Judge throws out Degiorgios' Constitutional case over fair trial complaint

“The applicants’ behaviour indicates to this court that what they had effectively wanted was not a defence lawyer of their own choosing, but to play for time” - Madam Justice Audrey Demicoli

Brothers George and Alfred Degiorgio pleaded guilty to murdering Daphne Caruana Galizia and were jailed for 40 years each
Brothers George and Alfred Degiorgio pleaded guilty to murdering Daphne Caruana Galizia and were jailed for 40 years each

A Constitutional case in which Daphne Caruana Galizia’s assassins had claimed a breach of their fair trial rights has been dismissed, with the court observing, amonst other things, that the defendants had wasted 40 days by refusing to speak to their legal aid lawyers.

George Degiorgio, 60, and his brother Alfred Degiorgio, 58, had been sentenced to 40 years in prison in 2022 after pleading guilty, 9 hours into their trial for planting and detonating the bomb which killed journalist Daphne Caruana Galizia in 2017. The sentence was later confirmed on appeal.

Throughout the compilation of evidence against them, the Degiorgios had been represented by lawyer William Cuschieri, who renounced the  brief in August 2022, shortly after they made a candid admission to having carried out the murder, in an interview with Reuters journalist Stephen Grey. The brothers were subsequently assigned legal aid lawyers.

In that Constitutional case, which had been filed shortly before their trial date, the brothers had claimed that their right to a fair hearing would be breached in several ways, were their trial to go ahead as planned. Their request for an interim measure, which would have stayed their trial, had been rejected by the court at the outset.

In an extensively researched judgement handed down on Friday, citing judgments from the European Court of Human Rights as well as local jurisprudence, Madam Justice Audrey Demicoli rejected all of the brothers’ claims. 

Far from imposing representation on the defendants, the Criminal Court had only appointed two legal aid defence lawyers as a measure of last resort, after the Degiorgios had given it the impression that they were unable to find a lawyer willing to take up the brief on their own. The Criminal Court had, in fact, doubled the 20 day period the Degiorgios were granted by the law to engage a lawyer, said the court “and could not continue to adjourn the trial ad aeternum.” 

The principle that justice should happen within a reasonable time meant that the fact that the Criminal Court made it clear that it was not going to delay the trial further was a “relevant and sufficient ground” for it to appoint the defence lawyers itself. 

The Criminal Court and, after it, the Court of Criminal Appeal both had the opportunity to examine whether there had been any procedural shortcomings or prejudice caused to the applicants that would justify a retrial and found none, noted the judge.

In fact, the Court of Criminal Appeal had ruled that the situation that had developed was “simply the effect of that started by the defendants’ lawyer of choice, in the sense that the plea bargaining and subsequent admission of guilt is only the conclusion of an initiative they had started at a time when they had been assisted by that lawyer, which had come to an end precisely when the Court asked them what they were pleading to the charges against them.”

“Not only did the applicants have a right to appeal, but their complaints had already been raised and examined in detail by the Court of Criminal Appeal, which had specifically concluded that the applicants’ rights had not been prejudiced before the first court.”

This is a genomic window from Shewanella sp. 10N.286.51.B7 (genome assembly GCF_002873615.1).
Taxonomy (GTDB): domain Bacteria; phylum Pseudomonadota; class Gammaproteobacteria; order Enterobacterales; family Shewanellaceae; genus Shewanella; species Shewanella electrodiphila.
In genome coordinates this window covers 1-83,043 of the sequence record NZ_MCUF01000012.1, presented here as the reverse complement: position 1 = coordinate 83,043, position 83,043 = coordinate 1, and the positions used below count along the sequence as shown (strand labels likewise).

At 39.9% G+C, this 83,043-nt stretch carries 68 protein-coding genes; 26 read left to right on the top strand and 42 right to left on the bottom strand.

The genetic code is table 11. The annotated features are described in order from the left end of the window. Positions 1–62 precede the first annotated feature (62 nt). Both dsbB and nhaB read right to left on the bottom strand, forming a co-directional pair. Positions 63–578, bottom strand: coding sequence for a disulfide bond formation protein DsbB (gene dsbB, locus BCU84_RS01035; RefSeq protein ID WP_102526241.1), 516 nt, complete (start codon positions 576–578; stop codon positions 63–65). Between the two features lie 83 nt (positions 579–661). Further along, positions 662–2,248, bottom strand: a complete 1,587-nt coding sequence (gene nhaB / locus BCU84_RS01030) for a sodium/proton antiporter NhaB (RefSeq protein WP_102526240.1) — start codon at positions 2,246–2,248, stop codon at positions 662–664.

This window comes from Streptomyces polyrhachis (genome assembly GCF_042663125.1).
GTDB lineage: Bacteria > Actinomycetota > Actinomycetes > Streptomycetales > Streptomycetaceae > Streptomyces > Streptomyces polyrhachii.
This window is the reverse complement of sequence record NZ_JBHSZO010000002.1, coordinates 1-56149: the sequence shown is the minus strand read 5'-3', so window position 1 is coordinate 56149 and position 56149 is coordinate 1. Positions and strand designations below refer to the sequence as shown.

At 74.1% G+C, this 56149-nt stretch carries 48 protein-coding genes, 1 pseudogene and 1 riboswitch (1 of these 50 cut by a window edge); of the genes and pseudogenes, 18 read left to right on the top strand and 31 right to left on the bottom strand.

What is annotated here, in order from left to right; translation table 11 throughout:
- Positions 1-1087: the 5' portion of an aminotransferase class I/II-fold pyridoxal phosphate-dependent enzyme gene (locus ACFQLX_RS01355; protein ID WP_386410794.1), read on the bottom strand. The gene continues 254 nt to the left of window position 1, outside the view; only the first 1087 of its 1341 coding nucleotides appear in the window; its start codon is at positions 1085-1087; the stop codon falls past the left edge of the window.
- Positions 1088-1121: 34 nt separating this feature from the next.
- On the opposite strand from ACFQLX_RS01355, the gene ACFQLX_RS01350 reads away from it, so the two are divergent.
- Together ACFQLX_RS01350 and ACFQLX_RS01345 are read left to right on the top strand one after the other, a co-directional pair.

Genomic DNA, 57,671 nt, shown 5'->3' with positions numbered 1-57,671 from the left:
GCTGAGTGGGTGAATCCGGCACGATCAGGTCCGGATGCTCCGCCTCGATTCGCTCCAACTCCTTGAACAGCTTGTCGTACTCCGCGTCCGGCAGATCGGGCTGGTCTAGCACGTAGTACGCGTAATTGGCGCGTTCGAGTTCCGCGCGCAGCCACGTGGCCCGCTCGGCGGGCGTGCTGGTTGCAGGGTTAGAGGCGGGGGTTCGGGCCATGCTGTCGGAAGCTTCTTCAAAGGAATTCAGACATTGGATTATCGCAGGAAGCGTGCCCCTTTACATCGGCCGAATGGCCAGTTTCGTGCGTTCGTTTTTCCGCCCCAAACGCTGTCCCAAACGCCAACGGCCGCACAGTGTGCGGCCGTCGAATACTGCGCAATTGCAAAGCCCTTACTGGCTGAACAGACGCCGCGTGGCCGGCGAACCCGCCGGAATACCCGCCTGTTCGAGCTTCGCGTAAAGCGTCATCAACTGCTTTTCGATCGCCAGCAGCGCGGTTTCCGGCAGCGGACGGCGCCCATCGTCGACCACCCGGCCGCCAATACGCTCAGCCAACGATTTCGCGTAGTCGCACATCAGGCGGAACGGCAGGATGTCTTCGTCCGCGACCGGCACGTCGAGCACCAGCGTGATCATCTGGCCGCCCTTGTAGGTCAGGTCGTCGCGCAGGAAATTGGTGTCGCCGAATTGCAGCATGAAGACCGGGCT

The judge said the court was of the opinion that through its appointment of legal aid counsel, the Criminal Court had helped and not hindered the applicants, “with the aim of ensuring that no more time was wasted and that the applicants would have legal assistance during their trial. It had appointed able lawyers, experienced in trials by jury, and this after the applicants had been given the opportunity to engage a lawyer themselves.”

Degiorgio brothers’ real intention was to play for time, judge says

Those lawyers had been afforded double the minimum time period proposed by the law. The court said it didn’t find it hard to believe that the legal aid lawyers found before them a substantial amount of documents and acts, as they had declared to the court on October 14, 2022, but at the same time, neither could it conclude that 40 days were insufficient for the applicants to prepare their defence.

“Perhaps it is true that it was not ideal for the legal aid lawyers to be put in that position at that stage of the proceedings…but this does not mean that the 40 day period was not sufficient.”

It was also noted that during that 40-day period, when the Degiorgios were supposed to be preparing their defence with their lawyers, “they had dug in their heels and continued to try and find a defence lawyer of their choosing, despite there having already been two lawyers appointed for that purpose.”

Alfred Degiorgio had told the court that the only occasion when he and his brother had spoken to lawyer Simon Micallef Stafrace had been through Skype, shortly before the jury was due to start. “In the opinion of this Court, the applicants cannot argue that they had not been given enough time to prepare a defence, when they had effectively ‘wasted’ the time they were granted by the Criminal Court for this purpose.” Even had the brothers succeeded in finding a lawyer willing to take up the brief at that stage, the 40 day period would not have been lengthened, and if it was, not by much, said the judge.

“The applicants’ behaviour indicates to this court that what they had effectively wanted was not a defence lawyer of their own choosing, but to play for time,” the judge said, dismissing the case, ordering all costs to be paid for by the Degiorgios.